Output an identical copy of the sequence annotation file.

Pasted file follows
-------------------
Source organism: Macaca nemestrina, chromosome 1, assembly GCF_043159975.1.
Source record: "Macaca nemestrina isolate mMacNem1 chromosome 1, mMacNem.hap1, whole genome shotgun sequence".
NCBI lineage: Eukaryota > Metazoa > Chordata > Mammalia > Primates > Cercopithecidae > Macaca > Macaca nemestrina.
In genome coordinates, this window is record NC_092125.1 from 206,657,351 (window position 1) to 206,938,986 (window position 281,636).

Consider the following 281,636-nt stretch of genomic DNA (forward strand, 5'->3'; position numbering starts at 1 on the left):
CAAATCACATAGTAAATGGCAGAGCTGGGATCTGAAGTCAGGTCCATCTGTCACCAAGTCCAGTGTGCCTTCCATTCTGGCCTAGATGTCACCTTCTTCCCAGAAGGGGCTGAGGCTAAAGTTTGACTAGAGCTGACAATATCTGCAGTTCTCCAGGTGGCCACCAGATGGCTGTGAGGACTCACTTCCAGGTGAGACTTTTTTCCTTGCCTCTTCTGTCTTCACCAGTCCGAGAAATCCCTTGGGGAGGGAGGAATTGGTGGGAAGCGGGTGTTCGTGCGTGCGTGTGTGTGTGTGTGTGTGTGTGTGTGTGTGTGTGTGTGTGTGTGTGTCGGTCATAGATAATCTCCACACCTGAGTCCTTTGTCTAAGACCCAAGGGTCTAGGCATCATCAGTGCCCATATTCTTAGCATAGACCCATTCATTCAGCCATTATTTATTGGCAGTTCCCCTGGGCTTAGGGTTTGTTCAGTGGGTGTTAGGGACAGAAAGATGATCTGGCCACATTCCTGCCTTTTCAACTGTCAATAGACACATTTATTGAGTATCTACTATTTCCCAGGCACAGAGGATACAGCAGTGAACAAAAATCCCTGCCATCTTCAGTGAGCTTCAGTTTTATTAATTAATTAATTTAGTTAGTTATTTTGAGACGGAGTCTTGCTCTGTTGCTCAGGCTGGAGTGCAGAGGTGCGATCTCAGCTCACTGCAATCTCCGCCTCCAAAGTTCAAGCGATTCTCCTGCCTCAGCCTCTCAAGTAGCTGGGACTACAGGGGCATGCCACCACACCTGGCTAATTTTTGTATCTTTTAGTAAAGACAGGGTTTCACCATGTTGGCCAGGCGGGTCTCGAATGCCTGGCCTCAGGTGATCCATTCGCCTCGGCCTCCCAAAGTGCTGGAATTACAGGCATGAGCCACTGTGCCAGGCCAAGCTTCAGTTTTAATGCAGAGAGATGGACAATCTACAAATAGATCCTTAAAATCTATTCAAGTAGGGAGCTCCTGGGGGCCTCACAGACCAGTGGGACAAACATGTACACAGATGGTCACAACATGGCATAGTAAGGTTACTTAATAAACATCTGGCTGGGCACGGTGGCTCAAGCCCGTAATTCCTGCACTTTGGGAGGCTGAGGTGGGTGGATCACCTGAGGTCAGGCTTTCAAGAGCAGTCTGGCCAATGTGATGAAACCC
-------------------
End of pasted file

Source organism: Macaca nemestrina, chromosome 1, assembly GCF_043159975.1.
Source record: "Macaca nemestrina isolate mMacNem1 chromosome 1, mMacNem.hap1, whole genome shotgun sequence".
NCBI lineage: Eukaryota > Metazoa > Chordata > Mammalia > Primates > Cercopithecidae > Macaca > Macaca nemestrina.
In genome coordinates, this window is record NC_092125.1 from 206,657,351 (window position 1) to 206,938,986 (window position 281,636).

Consider the following 281,636-nt stretch of genomic DNA (forward strand, 5'->3'; position numbering starts at 1 on the left):
CAAATCACATAGTAAATGGCAGAGCTGGGATCTGAAGTCAGGTCCATCTGTCACCAAGTCCAGTGTGCCTTCCATTCTGGCCTAGATGTCACCTTCTTCCCAGAAGGGGCTGAGGCTAAAGTTTGACTAGAGCTGACAATATCTGCAGTTCTCCAGGTGGCCACCAGATGGCTGTGAGGACTCACTTCCAGGTGAGACTTTTTTCCTTGCCTCTTCTGTCTTCACCAGTCCGAGAAATCCCTTGGGGAGGGAGGAATTGGTGGGAAGCGGGTGTTCGTGCGTGCGTGTGTGTGTGTGTGTGTGTGTGTGTGTGTGTGTGTGTGTGTGTGTGTCGGTCATAGATAATCTCCACACCTGAGTCCTTTGTCTAAGACCCAAGGGTCTAGGCATCATCAGTGCCCATATTCTTAGCATAGACCCATTCATTCAGCCATTATTTATTGGCAGTTCCCCTGGGCTTAGGGTTTGTTCAGTGGGTGTTAGGGACAGAAAGATGATCTGGCCACATTCCTGCCTTTTCAACTGTCAATAGACACATTTATTGAGTATCTACTATTTCCCAGGCACAGAGGATACAGCAGTGAACAAAAATCCCTGCCATCTTCAGTGAGCTTCAGTTTTATTAATTAATTAATTTAGTTAGTTATTTTGAGACGGAGTCTTGCTCTGTTGCTCAGGCTGGAGTGCAGAGGTGCGATCTCAGCTCACTGCAATCTCCGCCTCCAAAGTTCAAGCGATTCTCCTGCCTCAGCCTCTCAAGTAGCTGGGACTACAGGGGCATGCCACCACACCTGGCTAATTTTTGTATCTTTTAGTAAAGACAGGGTTTCACCATGTTGGCCAGGCGGGTCTCGAATGCCTGGCCTCAGGTGATCCATTCGCCTCGGCCTCCCAAAGTGCTGGAATTACAGGCATGAGCCACTGTGCCAGGCCAAGCTTCAGTTTTAATGCAGAGAGATGGACAATCTACAAATAGATCCTTAAAATCTATTCAAGTAGGGAGCTCCTGGGGGCCTCACAGACCAGTGGGACAAACATGTACACAGATGGTCACAACATGGCATAGTAAGGTTACTTAATAAACATCTGGCTGGGCACGGTGGCTCAAGCCCGTAATTCCTGCACTTTGGGAGGCTGAGGTGGGTGGATCACCTGAGGTCAGGCTTTCAAGAGCAGTCTGGCCAATGTGATGAAACCC